Down to Hell (1996) Movie Review

Much like the feature length movie that would follow it, the Super 8 short “Down to Hell” needs to be seen to be believed. It’s not that writer/director/camera operator/caterer/janitor Ryuhei Kitamura has created something unique and unbelievably interesting, it’s just that, well, it’s pretty inspired stuff. That is, if you’re not turned off by gratuitous violence, nonexistent story, and most of all, the dark and cramped aesthetics of a mini-film shot on Super 8.

Compared to Kitamura’s “Down to Hell”, the Super 8 opus “Dead Next Door” looks cheap and wholly irredeemable. This is doubly so considering that “Door” had, in comparison to Kitamura, the budget to really do something special. “Down to Hell”, a 45-minute movie (if you don’t count that Kitamura tries to sneak in two opening title sequence to chew up time) that is as loosely based on “narrative storytelling” as they come, wins hands down on sure entertainment value. Both films, not surprisingly, involve zombies, a favorite genre of no-budget filmmakers raised on Romero.

As he did with “Versus”, Kitamura has set the tale of “Down to Hell” in an isolated location — a forest somewhere in the Japanese countryside. In our tale, 4 murderous hoodlums have been bringing innocent people to the forest in order to hunt them, playing out their own sick “Most Dangerous Game” scenarios. Their latest prey is a salaryman (I think, because the guy wears a suit, but why he was walking down the street in the middle of the night is a mystery). The salaryman is hunted and killed, but that’s when things start to get weird. Once “killed”, the salaryman returns — this time as an unstoppable zombie!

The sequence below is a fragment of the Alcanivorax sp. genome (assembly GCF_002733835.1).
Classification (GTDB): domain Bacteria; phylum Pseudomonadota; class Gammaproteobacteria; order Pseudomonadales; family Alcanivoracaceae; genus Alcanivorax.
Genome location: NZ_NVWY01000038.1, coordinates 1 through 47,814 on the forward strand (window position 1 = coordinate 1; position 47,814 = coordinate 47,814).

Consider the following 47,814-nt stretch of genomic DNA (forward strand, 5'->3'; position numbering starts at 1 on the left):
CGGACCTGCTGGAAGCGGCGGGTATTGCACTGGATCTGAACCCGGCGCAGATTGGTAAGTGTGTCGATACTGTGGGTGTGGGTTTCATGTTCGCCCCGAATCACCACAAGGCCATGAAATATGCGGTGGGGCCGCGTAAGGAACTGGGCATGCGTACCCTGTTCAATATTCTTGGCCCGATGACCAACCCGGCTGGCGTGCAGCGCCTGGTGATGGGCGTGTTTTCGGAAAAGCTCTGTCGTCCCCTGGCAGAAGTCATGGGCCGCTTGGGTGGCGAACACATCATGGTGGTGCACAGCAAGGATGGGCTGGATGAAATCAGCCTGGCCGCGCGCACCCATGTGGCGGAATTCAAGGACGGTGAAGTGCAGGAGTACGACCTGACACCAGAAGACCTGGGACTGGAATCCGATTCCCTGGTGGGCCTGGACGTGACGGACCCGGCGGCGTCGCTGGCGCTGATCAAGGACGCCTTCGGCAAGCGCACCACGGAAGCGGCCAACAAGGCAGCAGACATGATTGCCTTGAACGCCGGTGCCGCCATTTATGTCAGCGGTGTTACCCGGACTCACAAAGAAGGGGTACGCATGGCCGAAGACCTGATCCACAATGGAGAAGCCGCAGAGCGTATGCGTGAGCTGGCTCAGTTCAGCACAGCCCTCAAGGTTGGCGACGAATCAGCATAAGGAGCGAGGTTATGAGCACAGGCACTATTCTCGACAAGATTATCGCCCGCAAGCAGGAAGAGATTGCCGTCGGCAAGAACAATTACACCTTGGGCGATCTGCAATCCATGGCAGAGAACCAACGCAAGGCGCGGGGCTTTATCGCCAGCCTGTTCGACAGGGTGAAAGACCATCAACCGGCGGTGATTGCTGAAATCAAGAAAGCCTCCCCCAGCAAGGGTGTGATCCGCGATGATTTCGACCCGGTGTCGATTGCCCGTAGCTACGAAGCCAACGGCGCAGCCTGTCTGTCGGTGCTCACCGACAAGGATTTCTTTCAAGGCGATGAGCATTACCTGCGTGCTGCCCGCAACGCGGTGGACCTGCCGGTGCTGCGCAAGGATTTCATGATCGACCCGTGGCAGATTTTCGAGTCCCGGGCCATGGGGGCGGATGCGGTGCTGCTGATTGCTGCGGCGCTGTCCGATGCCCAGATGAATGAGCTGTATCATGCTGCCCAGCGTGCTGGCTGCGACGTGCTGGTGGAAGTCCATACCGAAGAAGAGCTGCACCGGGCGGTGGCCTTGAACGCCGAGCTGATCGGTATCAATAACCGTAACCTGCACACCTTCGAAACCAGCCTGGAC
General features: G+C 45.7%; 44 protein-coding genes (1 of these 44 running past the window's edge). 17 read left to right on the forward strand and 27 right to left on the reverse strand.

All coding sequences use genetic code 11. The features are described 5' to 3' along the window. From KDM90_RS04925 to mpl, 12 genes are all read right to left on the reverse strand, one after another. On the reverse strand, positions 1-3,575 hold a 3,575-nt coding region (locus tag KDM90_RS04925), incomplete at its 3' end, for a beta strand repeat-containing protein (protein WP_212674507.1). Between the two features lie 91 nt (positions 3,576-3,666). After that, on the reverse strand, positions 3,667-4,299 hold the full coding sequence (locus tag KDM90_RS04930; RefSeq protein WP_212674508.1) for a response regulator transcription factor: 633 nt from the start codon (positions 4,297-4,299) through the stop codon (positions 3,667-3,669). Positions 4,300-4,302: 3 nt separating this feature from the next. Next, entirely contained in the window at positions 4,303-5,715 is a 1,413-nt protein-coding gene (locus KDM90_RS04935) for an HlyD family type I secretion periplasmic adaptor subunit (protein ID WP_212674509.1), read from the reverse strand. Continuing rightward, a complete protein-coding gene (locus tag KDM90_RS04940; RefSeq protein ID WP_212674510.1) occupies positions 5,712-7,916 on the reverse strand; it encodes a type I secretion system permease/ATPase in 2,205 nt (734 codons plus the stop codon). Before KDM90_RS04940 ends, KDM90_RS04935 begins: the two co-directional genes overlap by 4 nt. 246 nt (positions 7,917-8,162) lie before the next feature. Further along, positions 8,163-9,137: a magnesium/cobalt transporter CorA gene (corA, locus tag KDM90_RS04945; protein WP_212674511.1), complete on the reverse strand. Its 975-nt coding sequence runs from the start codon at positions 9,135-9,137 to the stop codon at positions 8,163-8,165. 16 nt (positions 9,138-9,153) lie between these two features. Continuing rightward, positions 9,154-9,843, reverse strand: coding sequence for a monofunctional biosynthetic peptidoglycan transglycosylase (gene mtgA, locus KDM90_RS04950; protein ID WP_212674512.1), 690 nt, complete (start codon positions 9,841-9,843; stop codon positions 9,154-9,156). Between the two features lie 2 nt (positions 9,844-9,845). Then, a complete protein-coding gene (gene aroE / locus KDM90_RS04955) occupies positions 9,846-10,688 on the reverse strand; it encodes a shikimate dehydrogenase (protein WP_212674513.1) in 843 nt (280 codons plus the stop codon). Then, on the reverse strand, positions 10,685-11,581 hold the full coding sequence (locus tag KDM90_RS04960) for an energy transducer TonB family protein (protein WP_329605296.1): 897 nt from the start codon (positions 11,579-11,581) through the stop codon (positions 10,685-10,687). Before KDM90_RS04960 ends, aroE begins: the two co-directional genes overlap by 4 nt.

And that is the entire story of “Down to Hell”. But considering that Kitamura probably never intended for “Hell” to be anything other than a calling card to future investors of “Versus”, it’s a shock we get this much “story” at all. Not a single one of the characters have a name, although eagle eye viewers will notice that the same names pop up under different titles during the final credit sequence.

“Down to Hell” offers up the same kinetic action and style of “Versus”, but on a smaller scale. The music sounds like beats that can be made on one of those cheap electronic keyboards, and the Super 8 aesthetics needs a little getting used to for novices of the nearly obsolete camera type. Still, it must be said that the sound mix is quite good; the dialogue is easy to hear and crisply recorded and could almost past for sync sound. The actors all do good work, literally throwing themselves into the project with abandon. I wouldn’t be surprised to learn that they’re still feeling the bumps and bruises of some of the stunts they were required to do.

For a film made with such a minor budget, and on such minor resources, “Down to Hell” is quite an accomplishment. The whole thing is definitely short on story, and at one point I wasn’t sure if I should root for the zombie or for one of the mass murderers. Then again, does it matter? I’m sure Kitamura and company probably could care less who won, as long as the whole thing looked good.

It does.

Ryuhei Kitamura (director) / Ryuhei Kitamura (screenplay)
CAST: Masami Miyata, Yoshiro Okamoto